Mail Carriers Carrying On For Foodbank

We all know what it feels like to be hungry. If you are fortunate enough, you probably don’t dwell on it for too long, knowing that the cure to your hunger pains is only a short trip to the refrigerator, the nearest store or restaurant. But for thousands here in Hawaii, getting enough food to eat is a daily struggle.

Saturday, the National Association of Letter Carriers (NALC) invites you to help individuals and families in Hawaii who rely on generous donations for meals with its Stamp Out Hunger Food Drive.


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From left (men): Gerald Ellamar (Sand Island), Glen Maekawa (Kailua), Rudy Salazar ( Hawaii Kai), Glenn Takara (Mililani), Ken Ito (Hawaii Foodbank), Steve Croll (Makiki), Mike Kajiwara (Hawaii Foodbank); (women): Adele Yoshikawa (Pearl City), Lisa Pang (Kaneohe), Jackie Egloria (Mililani), Opal Piimoku (Kapalama), Joan Capinia (downtown) | Nathalie Walker photo

Last year, mail carriers on Oahu collected 337,231 pounds of food and 427,125 pounds statewide. This year, they hope to break that record with help from the community.

“Now, even more so, there are so many people in our country who are starving, are homeless and are in need of help,” says Terri Kauolu, NALC state president, who has been a mail carrier for 28 years, currently in Kailua. “It’s important to help, because we are not all on our feet – it’s important to help those who are in need.”

The effort started as a way to help New York youths who only were able to obtain regular meals through school lunches. During summer vacations, access to food and other nutritional resources were limited. Now, the Stamp Out Hunger Food Drive takes place in all 50 states, as well as the District of Columbia, Puerto Rico, the Virgin Islands and Guam.

In its 21st year, the largest single-day food drive continues to thrive.

“The amount of food that we pick up, it’s overwhelming,” says Les Omura, also a mail carrier for 28 years, currently in Pearl City, who has seen the drive evolve throughout the years.

The staggering amount of donations sometimes requires mail carriers to return to their stations to unload their trucks, adding at least an hour to their usual routes.

The number of the drive’s participants isn’t the only thing that has increased throughout the years – the quality of the food has, as well.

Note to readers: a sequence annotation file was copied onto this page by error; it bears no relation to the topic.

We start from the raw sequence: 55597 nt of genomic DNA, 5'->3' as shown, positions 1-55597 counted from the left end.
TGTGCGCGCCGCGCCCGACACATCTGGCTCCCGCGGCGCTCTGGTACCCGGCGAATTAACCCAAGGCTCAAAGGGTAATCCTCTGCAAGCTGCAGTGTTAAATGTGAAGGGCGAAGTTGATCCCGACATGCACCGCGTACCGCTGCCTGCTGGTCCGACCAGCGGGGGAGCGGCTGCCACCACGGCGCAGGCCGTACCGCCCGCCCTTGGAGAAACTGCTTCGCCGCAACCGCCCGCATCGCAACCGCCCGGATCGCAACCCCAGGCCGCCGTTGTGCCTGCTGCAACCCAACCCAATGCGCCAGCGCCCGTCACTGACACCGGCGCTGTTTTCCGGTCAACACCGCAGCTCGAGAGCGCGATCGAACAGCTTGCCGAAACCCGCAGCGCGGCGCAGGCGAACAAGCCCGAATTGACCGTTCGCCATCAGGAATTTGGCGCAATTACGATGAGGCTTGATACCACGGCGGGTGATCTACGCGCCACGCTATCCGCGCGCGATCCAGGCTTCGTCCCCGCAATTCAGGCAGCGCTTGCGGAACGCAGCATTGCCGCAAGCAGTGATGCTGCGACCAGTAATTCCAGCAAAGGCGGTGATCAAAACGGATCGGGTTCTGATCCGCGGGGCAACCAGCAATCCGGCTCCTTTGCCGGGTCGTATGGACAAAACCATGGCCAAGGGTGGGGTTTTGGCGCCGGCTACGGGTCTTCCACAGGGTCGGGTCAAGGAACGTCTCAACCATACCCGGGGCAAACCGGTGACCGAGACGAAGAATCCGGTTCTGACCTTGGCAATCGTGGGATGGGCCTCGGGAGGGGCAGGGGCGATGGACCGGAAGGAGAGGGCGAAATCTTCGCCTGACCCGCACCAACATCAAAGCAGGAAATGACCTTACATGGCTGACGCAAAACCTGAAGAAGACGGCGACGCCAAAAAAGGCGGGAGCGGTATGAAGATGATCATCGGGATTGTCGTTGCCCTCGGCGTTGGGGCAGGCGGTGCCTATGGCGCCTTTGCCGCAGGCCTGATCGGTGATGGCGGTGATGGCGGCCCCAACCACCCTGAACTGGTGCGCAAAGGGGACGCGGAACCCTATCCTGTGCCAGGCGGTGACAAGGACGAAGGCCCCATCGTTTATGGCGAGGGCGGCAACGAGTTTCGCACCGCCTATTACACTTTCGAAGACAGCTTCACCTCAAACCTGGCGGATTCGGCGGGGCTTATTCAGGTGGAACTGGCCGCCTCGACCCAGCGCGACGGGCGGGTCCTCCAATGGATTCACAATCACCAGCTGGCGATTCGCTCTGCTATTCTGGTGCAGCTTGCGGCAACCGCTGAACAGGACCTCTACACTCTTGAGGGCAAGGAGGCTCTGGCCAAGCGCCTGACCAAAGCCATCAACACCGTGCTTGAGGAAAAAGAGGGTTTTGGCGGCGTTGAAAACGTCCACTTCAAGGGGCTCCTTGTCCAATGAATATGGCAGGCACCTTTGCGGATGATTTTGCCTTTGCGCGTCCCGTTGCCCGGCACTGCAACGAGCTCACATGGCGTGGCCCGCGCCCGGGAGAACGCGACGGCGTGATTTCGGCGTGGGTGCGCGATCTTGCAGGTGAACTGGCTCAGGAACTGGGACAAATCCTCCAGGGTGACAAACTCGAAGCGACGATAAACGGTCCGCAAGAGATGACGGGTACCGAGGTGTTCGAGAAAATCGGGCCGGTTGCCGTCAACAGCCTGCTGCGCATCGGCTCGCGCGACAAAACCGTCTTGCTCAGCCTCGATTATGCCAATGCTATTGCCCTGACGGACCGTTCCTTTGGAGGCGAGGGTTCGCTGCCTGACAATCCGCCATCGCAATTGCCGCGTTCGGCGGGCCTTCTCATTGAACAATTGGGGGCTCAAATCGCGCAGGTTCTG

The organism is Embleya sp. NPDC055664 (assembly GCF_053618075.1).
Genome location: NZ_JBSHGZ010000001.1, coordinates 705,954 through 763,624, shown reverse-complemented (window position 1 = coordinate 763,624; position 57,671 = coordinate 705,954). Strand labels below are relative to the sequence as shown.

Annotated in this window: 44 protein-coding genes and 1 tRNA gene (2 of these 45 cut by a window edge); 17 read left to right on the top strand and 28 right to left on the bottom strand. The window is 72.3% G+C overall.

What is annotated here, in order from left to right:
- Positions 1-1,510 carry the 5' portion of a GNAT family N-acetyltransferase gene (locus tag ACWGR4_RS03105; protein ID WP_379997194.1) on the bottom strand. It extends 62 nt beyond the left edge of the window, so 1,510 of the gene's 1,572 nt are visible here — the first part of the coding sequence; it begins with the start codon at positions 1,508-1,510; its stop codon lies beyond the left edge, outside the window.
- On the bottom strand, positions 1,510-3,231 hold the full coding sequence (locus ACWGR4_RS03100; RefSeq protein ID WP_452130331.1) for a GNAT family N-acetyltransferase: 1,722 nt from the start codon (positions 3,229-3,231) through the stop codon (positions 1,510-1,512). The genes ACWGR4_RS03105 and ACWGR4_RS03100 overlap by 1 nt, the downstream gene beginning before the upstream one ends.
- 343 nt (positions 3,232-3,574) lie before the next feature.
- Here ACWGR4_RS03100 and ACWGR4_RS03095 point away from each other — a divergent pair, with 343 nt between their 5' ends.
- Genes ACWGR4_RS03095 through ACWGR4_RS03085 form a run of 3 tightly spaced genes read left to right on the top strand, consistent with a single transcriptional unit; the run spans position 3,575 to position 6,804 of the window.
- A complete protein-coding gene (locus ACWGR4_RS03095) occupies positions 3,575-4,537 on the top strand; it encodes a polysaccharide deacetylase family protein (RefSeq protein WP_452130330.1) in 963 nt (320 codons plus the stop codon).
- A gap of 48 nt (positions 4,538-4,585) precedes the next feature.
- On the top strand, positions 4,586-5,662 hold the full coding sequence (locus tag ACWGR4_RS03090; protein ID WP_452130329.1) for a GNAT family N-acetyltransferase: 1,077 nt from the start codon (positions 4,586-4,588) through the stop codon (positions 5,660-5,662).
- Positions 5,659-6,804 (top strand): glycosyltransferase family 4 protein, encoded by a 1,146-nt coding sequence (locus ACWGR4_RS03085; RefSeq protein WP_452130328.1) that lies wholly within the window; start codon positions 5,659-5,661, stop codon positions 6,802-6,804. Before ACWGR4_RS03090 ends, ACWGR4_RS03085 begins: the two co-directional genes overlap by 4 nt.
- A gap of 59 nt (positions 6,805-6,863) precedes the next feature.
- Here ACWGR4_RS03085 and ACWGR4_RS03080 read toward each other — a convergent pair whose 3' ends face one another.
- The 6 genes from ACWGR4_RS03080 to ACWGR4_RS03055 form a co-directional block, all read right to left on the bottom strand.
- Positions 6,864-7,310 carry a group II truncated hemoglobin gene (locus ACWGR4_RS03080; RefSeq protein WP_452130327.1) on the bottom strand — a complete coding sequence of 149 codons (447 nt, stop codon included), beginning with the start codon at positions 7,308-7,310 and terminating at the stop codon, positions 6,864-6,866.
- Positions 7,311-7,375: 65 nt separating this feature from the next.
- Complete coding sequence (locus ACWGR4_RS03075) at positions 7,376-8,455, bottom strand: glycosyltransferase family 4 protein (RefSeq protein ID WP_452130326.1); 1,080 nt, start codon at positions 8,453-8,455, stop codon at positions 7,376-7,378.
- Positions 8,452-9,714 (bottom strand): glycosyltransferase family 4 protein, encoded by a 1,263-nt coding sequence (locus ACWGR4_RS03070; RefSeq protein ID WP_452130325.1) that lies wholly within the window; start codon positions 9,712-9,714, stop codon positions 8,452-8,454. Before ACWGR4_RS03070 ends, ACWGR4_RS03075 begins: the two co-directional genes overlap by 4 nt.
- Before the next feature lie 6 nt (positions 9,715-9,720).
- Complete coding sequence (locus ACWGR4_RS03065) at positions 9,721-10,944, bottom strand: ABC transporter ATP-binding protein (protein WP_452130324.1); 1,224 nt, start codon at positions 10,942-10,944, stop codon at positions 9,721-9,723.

“Over the past 20 years, it started off as people emptying out their pantries, people getting rid of canned goods they’ve had for years,” says Omura. “Now … people go to supermarkets just to pick up cases of Vienna sausage and Spam. The sophistication has grown a lot.”

At this point, most residents throughout the state already have received blue bags in the mail, which are to be used for canned goods and other non-perishable donations. Families with children may have seen a flier come home from school detailing information about the drive.

Don’t let the limitations of the bag dissuade you from giving more. Sometimes, the biggest donations come from the smallest contributors.

Kauolu witnessed this one year on her route while picking up donations at a condominium, when a mother rushed down to make sure she didn’t miss the truck – all because of her son. He had received a flier about the drive at school and urged her to make a donation.

“It’s awesome that the kids remember that, and to get the food out,” says Kauolu. “It impresses me … the children in schools who are willing to help at that young age.”

Kauolu recommends placing donations in your mailbox. If you feel drawn to make a larger donation that won’t fit in your mailbox, just remember to let your mail carrier know by leaving a note explaining where to find it.

Beginning at 3 p.m. Saturday, trucks on lend from various companies will collect donations from participating post offices to be delivered to Hawaii Foodbank. Volunteers from an array of local organizations, including postal workers, then spend the rest of the evening sorting the donations.

Hawaii Foodbank, a certified member of Feeding America, then distributes the food to organizations (about 250) locally and on Kaua’i. Collections from other islands go to Maui Foodbank and Food Basket on Hawaii Island, both of which work with Hawaii Foodbank as partner distribution organizations.

Annually, Hawaii Foodbank feeds 183,500 people and distributes an average of 1 million pounds of food each month, according to a fact book printed in 2012.

“Why we get involved (Hawaii Foodbank) is that the more we can help them out and promote (the drive) … the more food we’re going to be getting,” says Mike Kajiwara, Hawaii Foodbank director of product donations.

Among the most important items Hawaii Foodbank needs is canned meats. Other canned items include meals, soups, beans, fruits and vegetables.

For more information about the food drive, contact NALC coordinator Adele Yoshikawa at 351-4095.